Saturday, January 28, 2006
Belafonte, Blitzer, binLaden and Canada Lee before Diego Rivera's Man at the Crossroads
This past week I mentioned the unfortunate use made of Harry Belafonte on last Sunday’s Meet The Press.
On Monday, Wolfe Blitzer, in the second of what appeared to be a mainstream media one-two punch, tried, via a live shot on his busy studio wall, to further smear Mr. Belafonte as a terrorist-sympathizing extremist and, by extension, any Bush critical Democrat:
BLITZER: Are you saying that President Bush is worse than Osama bin Laden?
BELAFONTE: I'm saying that he's no better. You know, it's hard to make a hyperbole stick. I obviously haven't had a chance to meet all the terrorists in the world, so I have no reason to throw around the words like the greatest or make some qualitative statement. I do believe he is a terrorist.
BLITZER: …Worse than al Qaeda? Is that what you're saying?
BELAFONTE: Well, I don't want to make those kind of comparisons. I'm not too sure all of what al Qaeda has done. Al Qaeda tortures. We torture. Al Qaeda's killed innocent people. We kill innocent people. Where do the lines get blurred here?
BLITZER: …The U.S., when it goes after terrorists, there may be what's called collateral damage…Do you understand the difference?
BELAFONTE: I understand the difference. What I don't want to get stuck with, or be guided by, is what you call collateral damage. That does not cleanse us morally.
BLITZER: …When you get involved in name-calling…isn't that crossing the line?
BELAFONTE: Not at all…You know, one of the big problems that we have in this country is the inability to be honest and to be straightforward…We've never had a dialogue in this country on the real issues of slavery. I don't even want to get stuck there. But what I said about Colin Powell is that he serves his master well…and I stand by it…He stood before the United Nations and lied and knew he was lying. I mean, where do we draw these lines here?
BLITZER: How do you know Colin Powell knew he was lying…there's a difference between misspeaking and lying.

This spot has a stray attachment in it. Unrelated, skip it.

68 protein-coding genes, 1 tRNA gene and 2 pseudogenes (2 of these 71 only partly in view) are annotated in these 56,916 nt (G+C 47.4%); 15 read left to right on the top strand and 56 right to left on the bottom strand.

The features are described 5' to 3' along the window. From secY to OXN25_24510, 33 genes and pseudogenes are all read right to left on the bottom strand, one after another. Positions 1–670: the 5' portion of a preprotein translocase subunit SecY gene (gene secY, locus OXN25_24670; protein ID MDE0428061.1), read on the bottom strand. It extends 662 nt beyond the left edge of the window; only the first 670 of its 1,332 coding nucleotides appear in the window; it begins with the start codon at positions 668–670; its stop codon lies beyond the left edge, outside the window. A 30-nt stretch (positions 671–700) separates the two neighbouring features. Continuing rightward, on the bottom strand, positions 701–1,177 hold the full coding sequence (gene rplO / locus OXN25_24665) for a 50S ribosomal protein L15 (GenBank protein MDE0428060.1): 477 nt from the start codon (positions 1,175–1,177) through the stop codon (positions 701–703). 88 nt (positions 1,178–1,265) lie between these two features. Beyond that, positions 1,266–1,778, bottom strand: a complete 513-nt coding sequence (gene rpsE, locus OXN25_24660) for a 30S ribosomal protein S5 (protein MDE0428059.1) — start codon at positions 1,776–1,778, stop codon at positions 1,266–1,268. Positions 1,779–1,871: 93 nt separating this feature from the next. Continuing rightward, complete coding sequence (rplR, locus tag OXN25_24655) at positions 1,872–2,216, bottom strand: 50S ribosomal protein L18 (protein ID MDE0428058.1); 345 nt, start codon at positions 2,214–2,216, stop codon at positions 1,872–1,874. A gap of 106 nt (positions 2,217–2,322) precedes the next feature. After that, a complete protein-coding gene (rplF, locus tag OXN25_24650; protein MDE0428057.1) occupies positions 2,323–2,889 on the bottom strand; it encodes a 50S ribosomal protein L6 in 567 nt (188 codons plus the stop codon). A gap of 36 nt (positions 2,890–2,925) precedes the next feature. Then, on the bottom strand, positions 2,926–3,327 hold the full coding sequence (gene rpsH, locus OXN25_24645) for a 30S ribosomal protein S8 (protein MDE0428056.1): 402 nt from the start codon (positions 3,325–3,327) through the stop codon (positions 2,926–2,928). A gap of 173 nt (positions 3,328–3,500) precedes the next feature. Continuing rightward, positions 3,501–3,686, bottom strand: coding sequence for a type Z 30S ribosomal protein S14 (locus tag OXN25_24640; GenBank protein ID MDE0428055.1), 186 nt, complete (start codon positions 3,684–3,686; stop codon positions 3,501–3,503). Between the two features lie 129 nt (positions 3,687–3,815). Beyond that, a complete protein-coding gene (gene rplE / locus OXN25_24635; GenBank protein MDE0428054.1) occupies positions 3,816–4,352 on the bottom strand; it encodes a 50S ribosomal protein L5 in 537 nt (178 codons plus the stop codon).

BELAFONTE: Mr. Blitzer, you have access to a lot of information. More than once we've discussed the fact that Colin Powell went before his president, went before others and said, "I can't say this. It is not correct. There are things about it that touch me deeply and disturb me." And all of a sudden there he was in front of the U.N., despite this disclaimer, doing what he did.
BLITZER: I see you're not backing away from one word of what you said.
BELAFONTE: No, I can't. Dr. King is my mentor and I believe in truth, and that's what I'm doing.
Belafonte, talking with Wolfe but also reacting to Russert, was relaxed, beautifully well spoken and artfully blunted the paid-media’s poison-tipped arrows.
Of course, Mr. Belafonte previously toured a similar government-inspired shadow land of unsupported fear in the years following World War II.
The birth of the electronic media that is presently smothering the American public with cottony "truthiness" was as ugly and messy as today's current media-death rattle.
Pinko's and fellow travelers, a government-identified and undefined menace, stalked the fear-hyped land.
A blacklist was developed to enumerate, at first, some of the “radical writers” involved with Hollywood’s movies.
The Blacklist, in short order a hot public catch-phrase, expanded to include television writers and performers under the cruel rubric “pinkos”; a list identified only by the unsubstantiated whispers gathered by agents of J. Edgar Hoover.
Politicians used and exploited the fear and lives of ordinary people were horribly changed forever.